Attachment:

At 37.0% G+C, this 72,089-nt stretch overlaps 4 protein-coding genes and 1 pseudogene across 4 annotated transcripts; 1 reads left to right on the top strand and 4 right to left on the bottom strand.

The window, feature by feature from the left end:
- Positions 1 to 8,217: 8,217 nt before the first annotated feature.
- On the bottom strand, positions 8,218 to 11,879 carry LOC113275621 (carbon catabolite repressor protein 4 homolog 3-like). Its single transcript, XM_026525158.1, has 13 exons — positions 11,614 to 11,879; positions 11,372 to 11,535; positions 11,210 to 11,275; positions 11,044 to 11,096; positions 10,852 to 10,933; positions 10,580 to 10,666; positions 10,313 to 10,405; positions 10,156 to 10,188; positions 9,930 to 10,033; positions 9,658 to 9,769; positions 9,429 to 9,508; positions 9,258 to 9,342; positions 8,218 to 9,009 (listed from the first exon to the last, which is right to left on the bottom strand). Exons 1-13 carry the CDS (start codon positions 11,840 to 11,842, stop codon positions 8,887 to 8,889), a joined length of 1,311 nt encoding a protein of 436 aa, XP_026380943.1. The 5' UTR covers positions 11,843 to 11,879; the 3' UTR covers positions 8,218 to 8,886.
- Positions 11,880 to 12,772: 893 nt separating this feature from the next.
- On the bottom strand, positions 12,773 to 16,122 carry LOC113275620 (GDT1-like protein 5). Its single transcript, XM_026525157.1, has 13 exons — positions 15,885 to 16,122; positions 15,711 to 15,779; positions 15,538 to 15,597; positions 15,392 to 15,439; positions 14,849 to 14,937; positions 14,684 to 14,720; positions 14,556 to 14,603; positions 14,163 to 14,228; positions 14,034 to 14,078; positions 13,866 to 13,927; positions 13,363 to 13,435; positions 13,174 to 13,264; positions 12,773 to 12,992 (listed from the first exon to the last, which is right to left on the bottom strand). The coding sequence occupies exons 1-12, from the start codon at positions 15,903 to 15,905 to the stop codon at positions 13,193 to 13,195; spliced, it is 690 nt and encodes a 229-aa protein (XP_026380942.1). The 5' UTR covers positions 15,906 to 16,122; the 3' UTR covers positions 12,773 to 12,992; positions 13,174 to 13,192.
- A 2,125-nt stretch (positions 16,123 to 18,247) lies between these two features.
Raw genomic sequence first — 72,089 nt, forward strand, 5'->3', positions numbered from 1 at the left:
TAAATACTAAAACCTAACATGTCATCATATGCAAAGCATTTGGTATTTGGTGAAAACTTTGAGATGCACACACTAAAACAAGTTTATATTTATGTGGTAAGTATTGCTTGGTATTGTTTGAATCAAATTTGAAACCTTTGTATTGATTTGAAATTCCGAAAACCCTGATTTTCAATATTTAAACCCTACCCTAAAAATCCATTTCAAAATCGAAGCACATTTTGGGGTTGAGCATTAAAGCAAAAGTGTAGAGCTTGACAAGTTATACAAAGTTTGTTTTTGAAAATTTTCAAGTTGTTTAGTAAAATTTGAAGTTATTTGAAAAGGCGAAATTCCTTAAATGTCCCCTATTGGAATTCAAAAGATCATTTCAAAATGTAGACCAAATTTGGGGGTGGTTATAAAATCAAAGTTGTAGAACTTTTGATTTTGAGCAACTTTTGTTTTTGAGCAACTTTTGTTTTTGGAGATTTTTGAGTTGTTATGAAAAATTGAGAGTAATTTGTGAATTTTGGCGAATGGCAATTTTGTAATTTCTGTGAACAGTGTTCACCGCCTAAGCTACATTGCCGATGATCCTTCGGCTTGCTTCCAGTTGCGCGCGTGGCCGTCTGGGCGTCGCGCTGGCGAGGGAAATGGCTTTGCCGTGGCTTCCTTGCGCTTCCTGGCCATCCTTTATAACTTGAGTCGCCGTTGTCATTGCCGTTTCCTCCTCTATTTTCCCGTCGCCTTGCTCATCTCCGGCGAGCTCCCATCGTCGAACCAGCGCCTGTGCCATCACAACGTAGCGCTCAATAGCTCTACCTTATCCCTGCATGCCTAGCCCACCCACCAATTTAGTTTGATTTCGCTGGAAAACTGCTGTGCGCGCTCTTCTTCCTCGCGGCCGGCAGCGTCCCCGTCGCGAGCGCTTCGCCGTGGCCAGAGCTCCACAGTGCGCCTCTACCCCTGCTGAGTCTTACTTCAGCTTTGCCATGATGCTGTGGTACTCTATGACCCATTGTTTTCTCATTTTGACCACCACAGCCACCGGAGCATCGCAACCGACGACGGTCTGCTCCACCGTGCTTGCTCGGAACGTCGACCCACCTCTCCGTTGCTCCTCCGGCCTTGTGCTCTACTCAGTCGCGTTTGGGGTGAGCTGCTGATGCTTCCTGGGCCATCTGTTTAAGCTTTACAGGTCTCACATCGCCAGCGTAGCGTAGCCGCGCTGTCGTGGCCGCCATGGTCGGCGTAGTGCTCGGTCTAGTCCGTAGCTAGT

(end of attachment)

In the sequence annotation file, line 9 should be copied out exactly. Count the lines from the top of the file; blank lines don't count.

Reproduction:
TAAATACTAAAACCTAACATGTCATCATATGCAAAGCATTTGGTATTTGGTGAAAACTTTGAGATGCACACACTAAAACAAGTTTATATTTATGTGGTAAGTATTGCTTGGTATTGTTTGAATCAAATTTGAAACCTTTGTATTGATTTGAAATTCCGAAAACCCTGATTTTCAATATTTAAACCCTACCCTAAAAATCCATTTCAAAATCGAAGCACATTTTGGGGTTGAGCATTAAAGCAAAAGTGTAGAGCTTGACAAGTTATACAAAGTTTGTTTTTGAAAATTTTCAAGTTGTTTAGTAAAATTTGAAGTTATTTGAAAAGGCGAAATTCCTTAAATGTCCCCTATTGGAATTCAAAAGATCATTTCAAAATGTAGACCAAATTTGGGGGTGGTTATAAAATCAAAGTTGTAGAACTTTTGATTTTGAGCAACTTTTGTTTTTGAGCAACTTTTGTTTTTGGAGATTTTTGAGTTGTTATGAAAAATTGAGAGTAATTTGTGAATTTTGGCGAATGGCAATTTTGTAATTTCTGTGAACAGTGTTCACCGCCTAAGCTACATTGCCGATGATCCTTCGGCTTGCTTCCAGTTGCGCGCGTGGCCGTCTGGGCGTCGCGCTGGCGAGGGAAATGGCTTTGCCGTGGCTTCCTTGCGCTTCCTGGCCATCCTTTATAACTTGAGTCGCCGTTGTCATTGCCGTTTCCTCCTCTATTTTCCCGTCGCCTTGCTCATCTCCGGCGAGCTCCCATCGTCGAACCAGCGCCTGTGCCATCACAACGTAGCGCTCAATAGCTCTACCTTATCCCTGCATGCCTAGCCCACCCACCAATTTAGTTTGATTTCGCTGGAAAACTGCTGTGCGCGCTCTTCTTCCTCGCGGCCGGCAGCGTCCCCGTCGCGAGCGCTTCGCCGTGGCCAGAGCTCCACAGTGCGCCTCTACCCCTGCTGAGTCTTACTTCAGCTTTGCCATGATGCTGTGGTACTCTATGACCCATTGTTTTCTCATTTTGACCACCACAGCCACCGGAGCATCGCAACCGACGACGGTCTGCTCCACCGTGCTTGCTCGGAACGTCGACCCACCTCTCCGTTGCTCCTCCGGCCTTGTGCTCTACTCAGTCGCGTTTGGGGTGAGCTGCTGATGCTTCCTGGGCCATCTGTTTAAGCTTTACAGGTCTCACATCGCCAGCGTAGCGTAGCCGCGCTGTCGTGGCCGCCATGGTCGGCGTAGTGCTCGGTCTAGTCCGTAGCTAGT